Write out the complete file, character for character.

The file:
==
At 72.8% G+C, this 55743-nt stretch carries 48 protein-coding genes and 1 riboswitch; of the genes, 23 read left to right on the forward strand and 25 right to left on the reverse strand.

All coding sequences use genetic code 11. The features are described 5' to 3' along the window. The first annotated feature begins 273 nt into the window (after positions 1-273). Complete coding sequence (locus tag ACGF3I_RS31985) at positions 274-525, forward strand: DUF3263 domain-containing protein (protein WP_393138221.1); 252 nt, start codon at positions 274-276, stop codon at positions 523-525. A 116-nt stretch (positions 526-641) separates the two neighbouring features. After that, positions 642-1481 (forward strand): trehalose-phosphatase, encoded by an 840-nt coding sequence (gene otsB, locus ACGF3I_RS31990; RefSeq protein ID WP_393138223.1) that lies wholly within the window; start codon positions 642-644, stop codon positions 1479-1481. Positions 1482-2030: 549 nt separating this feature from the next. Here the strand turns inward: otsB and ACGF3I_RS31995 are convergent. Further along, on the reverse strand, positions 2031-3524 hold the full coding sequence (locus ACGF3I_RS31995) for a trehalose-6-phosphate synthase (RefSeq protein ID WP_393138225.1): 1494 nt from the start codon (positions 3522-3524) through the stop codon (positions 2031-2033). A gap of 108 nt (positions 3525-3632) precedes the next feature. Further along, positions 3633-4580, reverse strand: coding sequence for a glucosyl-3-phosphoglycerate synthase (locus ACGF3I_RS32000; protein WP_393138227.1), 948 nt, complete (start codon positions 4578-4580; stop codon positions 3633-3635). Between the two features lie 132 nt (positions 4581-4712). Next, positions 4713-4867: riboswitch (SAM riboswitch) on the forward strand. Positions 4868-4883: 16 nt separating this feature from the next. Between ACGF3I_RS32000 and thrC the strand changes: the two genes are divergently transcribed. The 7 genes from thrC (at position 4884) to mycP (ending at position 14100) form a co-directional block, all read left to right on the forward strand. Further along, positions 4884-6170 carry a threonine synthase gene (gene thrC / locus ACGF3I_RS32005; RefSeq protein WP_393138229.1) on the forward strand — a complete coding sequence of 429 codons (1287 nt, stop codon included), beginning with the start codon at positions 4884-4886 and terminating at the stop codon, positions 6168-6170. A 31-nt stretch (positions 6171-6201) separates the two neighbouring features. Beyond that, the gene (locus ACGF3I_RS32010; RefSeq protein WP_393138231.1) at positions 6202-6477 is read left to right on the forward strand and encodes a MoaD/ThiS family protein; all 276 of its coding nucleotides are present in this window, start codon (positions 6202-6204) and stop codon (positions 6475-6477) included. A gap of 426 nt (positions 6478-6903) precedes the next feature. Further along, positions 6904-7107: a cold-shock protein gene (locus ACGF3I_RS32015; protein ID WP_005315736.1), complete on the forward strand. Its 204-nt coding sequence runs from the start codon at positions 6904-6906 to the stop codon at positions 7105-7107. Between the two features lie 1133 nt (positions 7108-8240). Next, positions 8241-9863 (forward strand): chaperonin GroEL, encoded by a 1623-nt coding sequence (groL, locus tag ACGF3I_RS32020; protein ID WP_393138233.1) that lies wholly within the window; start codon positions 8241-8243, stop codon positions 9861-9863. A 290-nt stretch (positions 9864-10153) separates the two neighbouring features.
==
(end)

At 72.8% G+C, this 55743-nt stretch carries 48 protein-coding genes and 1 riboswitch; of the genes, 23 read left to right on the forward strand and 25 right to left on the reverse strand.

All coding sequences use genetic code 11. The features are described 5' to 3' along the window. The first annotated feature begins 273 nt into the window (after positions 1-273). Complete coding sequence (locus tag ACGF3I_RS31985) at positions 274-525, forward strand: DUF3263 domain-containing protein (protein WP_393138221.1); 252 nt, start codon at positions 274-276, stop codon at positions 523-525. A 116-nt stretch (positions 526-641) separates the two neighbouring features. After that, positions 642-1481 (forward strand): trehalose-phosphatase, encoded by an 840-nt coding sequence (gene otsB, locus ACGF3I_RS31990; RefSeq protein ID WP_393138223.1) that lies wholly within the window; start codon positions 642-644, stop codon positions 1479-1481. Positions 1482-2030: 549 nt separating this feature from the next. Here the strand turns inward: otsB and ACGF3I_RS31995 are convergent. Further along, on the reverse strand, positions 2031-3524 hold the full coding sequence (locus ACGF3I_RS31995) for a trehalose-6-phosphate synthase (RefSeq protein ID WP_393138225.1): 1494 nt from the start codon (positions 3522-3524) through the stop codon (positions 2031-2033). A gap of 108 nt (positions 3525-3632) precedes the next feature. Further along, positions 3633-4580, reverse strand: coding sequence for a glucosyl-3-phosphoglycerate synthase (locus ACGF3I_RS32000; protein WP_393138227.1), 948 nt, complete (start codon positions 4578-4580; stop codon positions 3633-3635). Between the two features lie 132 nt (positions 4581-4712). Next, positions 4713-4867: riboswitch (SAM riboswitch) on the forward strand. Positions 4868-4883: 16 nt separating this feature from the next. Between ACGF3I_RS32000 and thrC the strand changes: the two genes are divergently transcribed. The 7 genes from thrC (at position 4884) to mycP (ending at position 14100) form a co-directional block, all read left to right on the forward strand. Further along, positions 4884-6170 carry a threonine synthase gene (gene thrC / locus ACGF3I_RS32005; RefSeq protein WP_393138229.1) on the forward strand — a complete coding sequence of 429 codons (1287 nt, stop codon included), beginning with the start codon at positions 4884-4886 and terminating at the stop codon, positions 6168-6170. A 31-nt stretch (positions 6171-6201) separates the two neighbouring features. Beyond that, the gene (locus ACGF3I_RS32010; RefSeq protein WP_393138231.1) at positions 6202-6477 is read left to right on the forward strand and encodes a MoaD/ThiS family protein; all 276 of its coding nucleotides are present in this window, start codon (positions 6202-6204) and stop codon (positions 6475-6477) included. A gap of 426 nt (positions 6478-6903) precedes the next feature. Further along, positions 6904-7107: a cold-shock protein gene (locus ACGF3I_RS32015; protein ID WP_005315736.1), complete on the forward strand. Its 204-nt coding sequence runs from the start codon at positions 6904-6906 to the stop codon at positions 7105-7107. Between the two features lie 1133 nt (positions 7108-8240). Next, positions 8241-9863 (forward strand): chaperonin GroEL, encoded by a 1623-nt coding sequence (groL, locus tag ACGF3I_RS32020; protein ID WP_393138233.1) that lies wholly within the window; start codon positions 8241-8243, stop codon positions 9861-9863. A 290-nt stretch (positions 9864-10153) separates the two neighbouring features.